Slurping up beet pulp mash at the out check.
I didn't do a good job of taking trail pics; this is the only spot I did, on loop 2.  
Sponging with Candy and Windsor, heading back to camp off loop 2.
Purposefully, I spent an extra 20 minutes in camp, giving Rhio an hour hold.  He was eating great, as was I, and those two reasons alone were good enough to take the extra time, but also I did not want to go out with Candy and then have to back Rhio off her pace.  It was easier to go out at our own pace ("Ride your own ride!") if we stayed in camp a bit.  Unintentionally, that also put us back on track with Sarah and Callie, so we got to ride the entire third loop (20 miles of blazing sun and unrelenting heat) together.  That was absolutely the best, as we humans kept each other's flagging spirits up (it was SO hot!) and the horses did the same.  We would have been grateful for more water and more shade on this loop, but we were right on track with what I'd kind of planned for a pace - about 3 hours for the loop. [wildlife spotting loop 3: black bear]
More sponging.
Sarah was so hot she got off in the stream. 
We were both hot when we finished up the 3rd loop, and had now done 50 miles.  It was about 1:15 pm.  Dawn, Carmen, Janet, and Deb (hopefully my fuzzy brain didn't forget anyone!) were all done with their rides if they rode that day, and they all came over to help hold Rhio, sponge, refresh our now-tepid water buckets, and clean Rhio up a bit for me while I actually sat down.  Thank you for your help.  It was wonderful to have a crew!  We rested a little longer than our 40 prescribed minutes, and Rhio was very confused when I tacked him up again and off we went.  Our first steps onto trail, and every step thereafter, were the steps taking us on our longest ride ever.  Rhio was reluctant to leave camp (by himself) and wanted to either turn and go with the horses we met headed in to camp, or hang back and wait for trail riders behind us to catch up.  I had to do a lot of persuading until we'd gone about 4 miles out of camp.  We did a lot of walking on this loop, and I handwalked him for a while as well - both to stretch my own legs and to help him out with some of the bigger hills.  We had a long, fun stretch of single track along a ridge top, which we'd done part of at the end of the 3rd loop, but the steep hill to access it was deep, deep sand, so I walked it.  Boy, was I huffing and puffing by the top!  He continued on willingly enough, but he wasn't too enthusiastic in his trotting and we slowed our overall pace quite a bit.  One more hold in camp, and we were off again on our last loop, with the prospect of finishing well before dark, which was my only real time goal for the ride.  The dark clouds were brewing on the horizon, however, and I knew it was only a matter of time before the rain and thunderstorms hit.  I hoped we'd be back at camp before they did, but no such luck.  [wildlife spotting loop 4 and 5: turkey, deer, those "yaks" again]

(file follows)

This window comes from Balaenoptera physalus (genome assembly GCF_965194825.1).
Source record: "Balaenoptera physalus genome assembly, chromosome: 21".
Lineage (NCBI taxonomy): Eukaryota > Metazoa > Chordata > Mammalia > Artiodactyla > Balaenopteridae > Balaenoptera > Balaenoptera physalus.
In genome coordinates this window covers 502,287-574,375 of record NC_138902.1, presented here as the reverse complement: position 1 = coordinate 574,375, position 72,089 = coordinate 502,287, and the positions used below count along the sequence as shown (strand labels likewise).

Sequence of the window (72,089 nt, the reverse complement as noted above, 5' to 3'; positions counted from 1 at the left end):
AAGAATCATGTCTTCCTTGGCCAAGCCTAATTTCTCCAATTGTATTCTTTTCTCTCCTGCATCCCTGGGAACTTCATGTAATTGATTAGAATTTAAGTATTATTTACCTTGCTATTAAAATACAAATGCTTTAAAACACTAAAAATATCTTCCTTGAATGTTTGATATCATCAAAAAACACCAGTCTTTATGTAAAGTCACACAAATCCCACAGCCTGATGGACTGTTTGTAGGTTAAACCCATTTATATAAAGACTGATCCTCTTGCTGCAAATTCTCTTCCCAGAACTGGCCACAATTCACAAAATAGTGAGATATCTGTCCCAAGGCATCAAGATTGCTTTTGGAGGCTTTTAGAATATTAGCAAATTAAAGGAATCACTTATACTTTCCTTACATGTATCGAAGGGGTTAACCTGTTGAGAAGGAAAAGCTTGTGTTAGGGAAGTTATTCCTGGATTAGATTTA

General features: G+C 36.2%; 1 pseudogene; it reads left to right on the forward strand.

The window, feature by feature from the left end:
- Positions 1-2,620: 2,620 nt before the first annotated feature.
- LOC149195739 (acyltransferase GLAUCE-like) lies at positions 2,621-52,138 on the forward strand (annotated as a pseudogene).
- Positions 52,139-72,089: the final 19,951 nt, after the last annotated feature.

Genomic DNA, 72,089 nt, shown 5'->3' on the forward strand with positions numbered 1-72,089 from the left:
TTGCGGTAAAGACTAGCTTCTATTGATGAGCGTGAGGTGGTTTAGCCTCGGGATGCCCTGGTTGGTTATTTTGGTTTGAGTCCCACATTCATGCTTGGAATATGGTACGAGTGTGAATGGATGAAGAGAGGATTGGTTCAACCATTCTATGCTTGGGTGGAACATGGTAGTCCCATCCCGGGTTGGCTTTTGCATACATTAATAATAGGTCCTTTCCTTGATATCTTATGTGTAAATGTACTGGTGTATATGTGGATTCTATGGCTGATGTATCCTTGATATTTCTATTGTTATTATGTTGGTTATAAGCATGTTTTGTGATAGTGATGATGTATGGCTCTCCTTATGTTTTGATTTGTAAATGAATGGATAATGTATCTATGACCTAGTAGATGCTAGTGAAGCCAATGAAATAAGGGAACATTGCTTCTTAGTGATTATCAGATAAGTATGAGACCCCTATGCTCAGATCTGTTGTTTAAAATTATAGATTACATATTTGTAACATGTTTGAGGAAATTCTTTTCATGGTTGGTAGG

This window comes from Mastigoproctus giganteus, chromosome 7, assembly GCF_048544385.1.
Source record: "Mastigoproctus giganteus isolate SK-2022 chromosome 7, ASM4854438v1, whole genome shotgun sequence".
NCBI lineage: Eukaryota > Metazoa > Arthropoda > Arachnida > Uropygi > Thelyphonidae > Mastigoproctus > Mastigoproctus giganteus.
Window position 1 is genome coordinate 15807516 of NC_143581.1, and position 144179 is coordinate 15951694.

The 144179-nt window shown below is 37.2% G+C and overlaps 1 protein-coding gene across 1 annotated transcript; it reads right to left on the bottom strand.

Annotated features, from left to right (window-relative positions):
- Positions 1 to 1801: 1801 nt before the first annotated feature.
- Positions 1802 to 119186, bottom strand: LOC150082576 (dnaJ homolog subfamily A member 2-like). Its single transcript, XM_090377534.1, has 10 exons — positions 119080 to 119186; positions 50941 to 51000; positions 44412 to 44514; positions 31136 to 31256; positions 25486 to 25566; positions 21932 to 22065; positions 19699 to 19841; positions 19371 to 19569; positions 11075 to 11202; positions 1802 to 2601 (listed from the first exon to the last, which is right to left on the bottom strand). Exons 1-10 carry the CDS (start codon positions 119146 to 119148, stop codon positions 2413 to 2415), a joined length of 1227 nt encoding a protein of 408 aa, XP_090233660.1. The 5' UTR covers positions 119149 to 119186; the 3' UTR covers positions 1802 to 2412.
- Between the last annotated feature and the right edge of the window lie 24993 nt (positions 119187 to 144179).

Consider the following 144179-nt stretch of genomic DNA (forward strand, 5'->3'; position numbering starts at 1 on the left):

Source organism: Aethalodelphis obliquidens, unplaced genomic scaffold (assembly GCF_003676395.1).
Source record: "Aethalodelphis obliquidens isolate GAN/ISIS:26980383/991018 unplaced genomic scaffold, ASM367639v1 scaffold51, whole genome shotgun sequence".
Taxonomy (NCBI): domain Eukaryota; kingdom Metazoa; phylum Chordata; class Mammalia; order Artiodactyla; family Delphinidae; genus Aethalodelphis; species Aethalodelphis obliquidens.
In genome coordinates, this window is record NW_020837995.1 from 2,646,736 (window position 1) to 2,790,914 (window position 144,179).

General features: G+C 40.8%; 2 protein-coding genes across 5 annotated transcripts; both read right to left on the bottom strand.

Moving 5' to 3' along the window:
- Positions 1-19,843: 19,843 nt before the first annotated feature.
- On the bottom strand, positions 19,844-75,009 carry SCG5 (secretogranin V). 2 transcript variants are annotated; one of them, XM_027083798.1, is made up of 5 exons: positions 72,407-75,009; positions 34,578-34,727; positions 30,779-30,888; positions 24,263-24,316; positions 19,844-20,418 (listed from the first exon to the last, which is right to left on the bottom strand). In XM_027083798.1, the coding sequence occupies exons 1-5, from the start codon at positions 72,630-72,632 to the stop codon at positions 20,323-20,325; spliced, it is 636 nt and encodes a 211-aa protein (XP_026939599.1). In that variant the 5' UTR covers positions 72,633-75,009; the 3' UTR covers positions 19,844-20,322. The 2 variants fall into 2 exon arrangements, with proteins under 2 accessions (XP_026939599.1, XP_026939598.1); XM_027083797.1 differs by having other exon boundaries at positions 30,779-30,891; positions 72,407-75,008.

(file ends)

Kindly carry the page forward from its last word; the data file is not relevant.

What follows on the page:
50 miles done, and getting ready to head out on loop 4.

Yep, another stream crossing.